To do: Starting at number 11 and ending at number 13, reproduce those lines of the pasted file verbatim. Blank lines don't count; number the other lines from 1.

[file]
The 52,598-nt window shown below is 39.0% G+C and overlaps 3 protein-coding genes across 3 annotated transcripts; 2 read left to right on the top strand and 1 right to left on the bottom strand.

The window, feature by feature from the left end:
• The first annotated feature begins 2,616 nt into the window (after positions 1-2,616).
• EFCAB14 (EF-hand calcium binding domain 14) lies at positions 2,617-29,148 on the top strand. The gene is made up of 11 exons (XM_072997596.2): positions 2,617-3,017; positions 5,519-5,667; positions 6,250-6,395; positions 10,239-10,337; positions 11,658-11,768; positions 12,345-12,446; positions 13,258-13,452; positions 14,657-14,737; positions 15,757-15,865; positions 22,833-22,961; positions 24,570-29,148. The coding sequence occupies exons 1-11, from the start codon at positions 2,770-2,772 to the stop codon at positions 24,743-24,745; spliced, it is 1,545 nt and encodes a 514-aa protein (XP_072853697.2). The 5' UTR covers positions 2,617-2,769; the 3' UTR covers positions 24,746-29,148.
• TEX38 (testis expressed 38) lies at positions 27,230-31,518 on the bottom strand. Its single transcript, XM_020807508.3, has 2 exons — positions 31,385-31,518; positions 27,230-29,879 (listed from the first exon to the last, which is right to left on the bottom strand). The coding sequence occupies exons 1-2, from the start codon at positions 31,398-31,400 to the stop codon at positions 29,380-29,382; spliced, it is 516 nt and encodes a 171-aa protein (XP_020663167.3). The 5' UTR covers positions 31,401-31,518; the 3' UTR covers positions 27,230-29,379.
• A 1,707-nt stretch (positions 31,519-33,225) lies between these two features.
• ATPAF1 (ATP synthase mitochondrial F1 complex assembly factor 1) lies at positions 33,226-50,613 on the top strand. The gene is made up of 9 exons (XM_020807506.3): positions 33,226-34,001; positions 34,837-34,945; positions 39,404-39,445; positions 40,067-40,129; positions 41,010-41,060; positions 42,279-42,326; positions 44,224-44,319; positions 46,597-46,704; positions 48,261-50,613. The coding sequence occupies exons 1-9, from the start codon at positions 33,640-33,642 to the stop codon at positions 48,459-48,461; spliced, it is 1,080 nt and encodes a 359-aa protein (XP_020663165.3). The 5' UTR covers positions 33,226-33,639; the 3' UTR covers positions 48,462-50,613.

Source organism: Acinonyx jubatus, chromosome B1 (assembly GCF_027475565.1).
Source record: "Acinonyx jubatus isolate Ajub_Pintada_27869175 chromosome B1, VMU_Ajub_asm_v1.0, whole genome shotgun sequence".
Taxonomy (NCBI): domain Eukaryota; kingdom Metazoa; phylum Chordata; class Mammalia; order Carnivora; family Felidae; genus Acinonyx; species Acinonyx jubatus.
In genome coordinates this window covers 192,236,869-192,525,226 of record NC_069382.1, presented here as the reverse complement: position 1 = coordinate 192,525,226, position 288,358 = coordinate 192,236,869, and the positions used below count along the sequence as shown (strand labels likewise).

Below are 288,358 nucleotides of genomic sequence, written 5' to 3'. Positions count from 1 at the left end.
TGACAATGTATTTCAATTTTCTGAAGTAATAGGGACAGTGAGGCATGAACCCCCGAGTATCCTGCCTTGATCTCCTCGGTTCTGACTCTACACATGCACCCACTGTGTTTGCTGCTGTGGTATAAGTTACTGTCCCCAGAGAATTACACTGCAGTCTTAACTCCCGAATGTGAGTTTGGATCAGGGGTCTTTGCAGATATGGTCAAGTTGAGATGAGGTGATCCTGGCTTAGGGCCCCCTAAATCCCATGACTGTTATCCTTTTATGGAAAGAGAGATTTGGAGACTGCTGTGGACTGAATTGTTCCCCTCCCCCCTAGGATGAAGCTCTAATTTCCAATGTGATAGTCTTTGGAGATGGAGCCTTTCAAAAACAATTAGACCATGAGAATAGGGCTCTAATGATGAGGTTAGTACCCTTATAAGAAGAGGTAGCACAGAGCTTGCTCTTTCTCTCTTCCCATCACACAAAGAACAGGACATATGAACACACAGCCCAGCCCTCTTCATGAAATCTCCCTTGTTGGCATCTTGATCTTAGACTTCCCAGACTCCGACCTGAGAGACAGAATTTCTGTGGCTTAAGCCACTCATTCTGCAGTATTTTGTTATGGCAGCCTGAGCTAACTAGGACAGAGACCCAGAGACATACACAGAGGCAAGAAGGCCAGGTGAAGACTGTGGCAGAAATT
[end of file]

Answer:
In genome coordinates this window covers 192,236,869-192,525,226 of record NC_069382.1, presented here as the reverse complement: position 1 = coordinate 192,525,226, position 288,358 = coordinate 192,236,869, and the positions used below count along the sequence as shown (strand labels likewise).

Below are 288,358 nucleotides of genomic sequence, written 5' to 3'. Positions count from 1 at the left end.
TGACAATGTATTTCAATTTTCTGAAGTAATAGGGACAGTGAGGCATGAACCCCCGAGTATCCTGCCTTGATCTCCTCGGTTCTGACTCTACACATGCACCCACTGTGTTTGCTGCTGTGGTATAAGTTACTGTCCCCAGAGAATTACACTGCAGTCTTAACTCCCGAATGTGAGTTTGGATCAGGGGTCTTTGCAGATATGGTCAAGTTGAGATGAGGTGATCCTGGCTTAGGGCCCCCTAAATCCCATGACTGTTATCCTTTTATGGAAAGAGAGATTTGGAGACTGCTGTGGACTGAATTGTTCCCCTCCCCCCTAGGATGAAGCTCTAATTTCCAATGTGATAGTCTTTGGAGATGGAGCCTTTCAAAAACAATTAGACCATGAGAATAGGGCTCTAATGATGAGGTTAGTACCCTTATAAGAAGAGGTAGCACAGAGCTTGCTCTTTCTCTCTTCCCATCACACAAAGAACAGGACATATGAACACACAGCCCAGCCCTCTTCATGAAATCTCCCTTGTTGGCATCTTGATCTTAGACTTCCCAGACTCCGACCTGAGAGACAGAATTTCTGTGGCTTAAGCCACTCATTCTGCAGTATTTTGTTATGGCAGCCTGAGCTAACTAGGACAGAGACCCAGAGACATACACAGAGGCAAGAAGGCCAGGTGAAGACTGTGGCAGAAATT